- by Alyson Shane
Spoiler alert: I've never really used Snapchat for it's original intended purpose.
In fact, until the they released the Discover feature at the end of January, it was one of my least-frequently used apps. One of those "everyone has it, so I ought to as well" installs.
Which is why, initially, when I heard that they were monetizing via a new in-app feature, I was skeptical to even launch the app and check it out.
I was surprised to find out that it's good. Really, really good.
Not only is it good, but according to a recent article in TechCrunch, it's also really successful. The article refers to data usage as "skyrocketing" after the launch of Discover and states that:
users’ average weekly data consumption grew from around 100 to 150 megabytes per user per week before Discover to now nearly 400 MB per user per week in Europe and over 600 MB per U.S. user per week.
How does it work? Basically Discover is a bunch of curated content from media organizations and brands, delivered as a sort of mini-magazine which, like all Snapchat content, only lasts 24hrs.
This is indicative of a larger trend away from traditional ads and towards sponsored content, but Snapchat is taking things one step further by making the ads themselves the content. With Discover the ads are something that you can seek out and explore, instead of a nasty-looking banner ad at the bottom of your screen, or an annoying pop-up in the middle of your newsfeed.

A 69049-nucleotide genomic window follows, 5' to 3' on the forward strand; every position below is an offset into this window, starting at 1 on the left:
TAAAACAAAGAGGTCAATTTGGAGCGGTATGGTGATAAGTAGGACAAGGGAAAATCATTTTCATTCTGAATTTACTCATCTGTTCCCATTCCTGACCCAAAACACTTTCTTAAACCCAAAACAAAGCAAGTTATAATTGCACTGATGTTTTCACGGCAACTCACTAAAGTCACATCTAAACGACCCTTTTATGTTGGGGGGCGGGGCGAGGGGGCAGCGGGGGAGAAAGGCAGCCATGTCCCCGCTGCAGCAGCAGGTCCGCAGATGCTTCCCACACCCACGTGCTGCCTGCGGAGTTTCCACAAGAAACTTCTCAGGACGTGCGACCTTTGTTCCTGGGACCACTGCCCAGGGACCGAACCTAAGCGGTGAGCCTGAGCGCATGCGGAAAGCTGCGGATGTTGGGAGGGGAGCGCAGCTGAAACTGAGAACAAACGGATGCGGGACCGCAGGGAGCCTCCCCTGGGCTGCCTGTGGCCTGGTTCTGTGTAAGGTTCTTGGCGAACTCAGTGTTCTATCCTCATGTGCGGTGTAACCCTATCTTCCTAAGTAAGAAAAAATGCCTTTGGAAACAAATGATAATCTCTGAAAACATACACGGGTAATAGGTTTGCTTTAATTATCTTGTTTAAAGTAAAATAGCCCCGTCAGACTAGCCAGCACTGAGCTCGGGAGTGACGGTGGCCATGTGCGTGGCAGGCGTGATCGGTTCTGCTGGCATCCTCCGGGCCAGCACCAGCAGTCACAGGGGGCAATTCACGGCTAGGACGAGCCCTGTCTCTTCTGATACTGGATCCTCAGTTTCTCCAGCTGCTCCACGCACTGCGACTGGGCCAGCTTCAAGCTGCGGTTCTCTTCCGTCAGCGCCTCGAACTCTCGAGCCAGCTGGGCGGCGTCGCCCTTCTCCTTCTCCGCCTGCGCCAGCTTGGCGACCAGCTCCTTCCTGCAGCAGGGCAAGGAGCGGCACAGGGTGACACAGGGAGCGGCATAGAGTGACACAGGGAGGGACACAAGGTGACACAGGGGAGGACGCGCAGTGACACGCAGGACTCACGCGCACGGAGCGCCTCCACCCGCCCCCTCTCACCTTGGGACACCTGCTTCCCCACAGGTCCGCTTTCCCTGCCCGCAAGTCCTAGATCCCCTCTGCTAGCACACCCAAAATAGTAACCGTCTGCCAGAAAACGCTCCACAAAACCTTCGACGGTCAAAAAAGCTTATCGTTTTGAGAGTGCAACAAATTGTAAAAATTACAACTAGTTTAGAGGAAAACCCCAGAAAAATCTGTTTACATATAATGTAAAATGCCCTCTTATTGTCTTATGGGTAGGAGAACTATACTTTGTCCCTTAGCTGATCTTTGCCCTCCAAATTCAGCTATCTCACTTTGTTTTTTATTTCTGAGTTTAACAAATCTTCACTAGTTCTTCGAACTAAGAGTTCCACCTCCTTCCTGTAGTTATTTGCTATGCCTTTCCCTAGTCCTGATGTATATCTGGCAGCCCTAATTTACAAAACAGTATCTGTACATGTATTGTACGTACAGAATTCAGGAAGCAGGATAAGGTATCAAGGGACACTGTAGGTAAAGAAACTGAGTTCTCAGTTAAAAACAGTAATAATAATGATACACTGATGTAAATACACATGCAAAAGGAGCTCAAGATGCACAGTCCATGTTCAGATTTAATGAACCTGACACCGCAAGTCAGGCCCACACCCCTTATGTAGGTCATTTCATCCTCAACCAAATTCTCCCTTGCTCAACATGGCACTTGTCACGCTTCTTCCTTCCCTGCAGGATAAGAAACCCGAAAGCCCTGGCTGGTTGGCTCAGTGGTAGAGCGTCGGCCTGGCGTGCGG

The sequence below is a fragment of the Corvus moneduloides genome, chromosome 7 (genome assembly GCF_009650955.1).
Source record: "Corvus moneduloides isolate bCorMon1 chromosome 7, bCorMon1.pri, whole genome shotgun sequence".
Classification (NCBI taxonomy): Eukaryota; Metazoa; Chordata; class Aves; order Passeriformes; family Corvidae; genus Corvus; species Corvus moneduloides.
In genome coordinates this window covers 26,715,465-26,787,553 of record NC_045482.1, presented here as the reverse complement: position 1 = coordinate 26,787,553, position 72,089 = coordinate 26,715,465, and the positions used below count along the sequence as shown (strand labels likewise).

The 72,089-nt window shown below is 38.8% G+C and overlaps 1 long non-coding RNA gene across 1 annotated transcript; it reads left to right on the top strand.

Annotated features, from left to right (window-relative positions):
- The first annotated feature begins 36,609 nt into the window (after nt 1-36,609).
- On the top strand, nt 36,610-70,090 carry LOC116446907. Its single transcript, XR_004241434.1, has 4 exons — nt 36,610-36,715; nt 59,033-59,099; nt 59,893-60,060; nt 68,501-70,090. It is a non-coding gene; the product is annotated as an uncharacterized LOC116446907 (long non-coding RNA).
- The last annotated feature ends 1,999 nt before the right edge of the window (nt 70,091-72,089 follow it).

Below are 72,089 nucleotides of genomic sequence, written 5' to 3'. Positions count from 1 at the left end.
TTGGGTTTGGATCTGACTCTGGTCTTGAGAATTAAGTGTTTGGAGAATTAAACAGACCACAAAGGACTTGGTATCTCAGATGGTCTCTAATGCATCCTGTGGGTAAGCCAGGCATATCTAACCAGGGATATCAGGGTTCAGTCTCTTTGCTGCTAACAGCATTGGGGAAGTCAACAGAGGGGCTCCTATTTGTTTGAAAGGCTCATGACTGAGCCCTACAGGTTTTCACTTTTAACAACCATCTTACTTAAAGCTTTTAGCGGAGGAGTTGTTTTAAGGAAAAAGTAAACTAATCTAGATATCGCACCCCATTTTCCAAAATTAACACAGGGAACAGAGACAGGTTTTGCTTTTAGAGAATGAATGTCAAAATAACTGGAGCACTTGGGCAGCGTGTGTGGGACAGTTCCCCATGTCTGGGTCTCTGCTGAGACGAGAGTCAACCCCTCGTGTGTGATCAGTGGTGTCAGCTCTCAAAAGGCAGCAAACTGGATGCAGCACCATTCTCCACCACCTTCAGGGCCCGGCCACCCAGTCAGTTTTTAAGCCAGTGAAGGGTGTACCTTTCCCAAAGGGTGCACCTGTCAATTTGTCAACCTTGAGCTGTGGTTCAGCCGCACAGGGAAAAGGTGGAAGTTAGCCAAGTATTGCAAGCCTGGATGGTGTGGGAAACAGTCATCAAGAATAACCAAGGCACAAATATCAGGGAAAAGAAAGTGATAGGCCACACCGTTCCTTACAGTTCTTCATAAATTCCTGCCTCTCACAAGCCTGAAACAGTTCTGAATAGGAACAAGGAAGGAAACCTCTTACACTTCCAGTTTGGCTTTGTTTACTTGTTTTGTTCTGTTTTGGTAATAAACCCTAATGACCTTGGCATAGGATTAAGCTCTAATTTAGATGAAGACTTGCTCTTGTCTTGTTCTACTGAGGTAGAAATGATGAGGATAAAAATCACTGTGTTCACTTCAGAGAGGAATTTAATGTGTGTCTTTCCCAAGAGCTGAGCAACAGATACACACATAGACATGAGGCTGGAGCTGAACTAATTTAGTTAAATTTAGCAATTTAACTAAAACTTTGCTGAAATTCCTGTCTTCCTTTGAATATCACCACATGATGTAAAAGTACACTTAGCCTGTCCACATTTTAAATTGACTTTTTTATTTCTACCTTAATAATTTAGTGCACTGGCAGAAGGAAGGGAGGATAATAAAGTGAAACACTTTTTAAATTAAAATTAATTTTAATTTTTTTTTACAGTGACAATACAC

This is accomplished by Discover being a separate function from the rest of the app. This minimizes disruptions to people who are there to use the app as social sharing tool (ie: not me), which doesn't alienate their initial users, but instead presents a new, engaging way to discover content. The multi-tiered layout offers video, text and photos, and allows the user to dig deeper or to simply swipe to the next topic. It feels more like perusing a digital subscription to a magazine than perusing paid ads, which is refreshing to say the least.
What makes Discover and the advertising created for it is what initially set Snapchat apart when it appeared on the scene: the limited nature of it's content. Because each piece of content only lasts 24 hours, brands need to focus on being consistently creative and engaging when creating an episode-based approach to their storytelling.
By being creative with their advertising strategies, Snapchat has begun to usher in a new age of sponsored native content which benefits everyone. It's even managed to convert a relative non-user like me into someone who uses the app specifically to check out it's advertisements.
If that doesn't constitute success, then I don't know what does.
What do you think about Snapchat's Discover feature? Love it or hate it?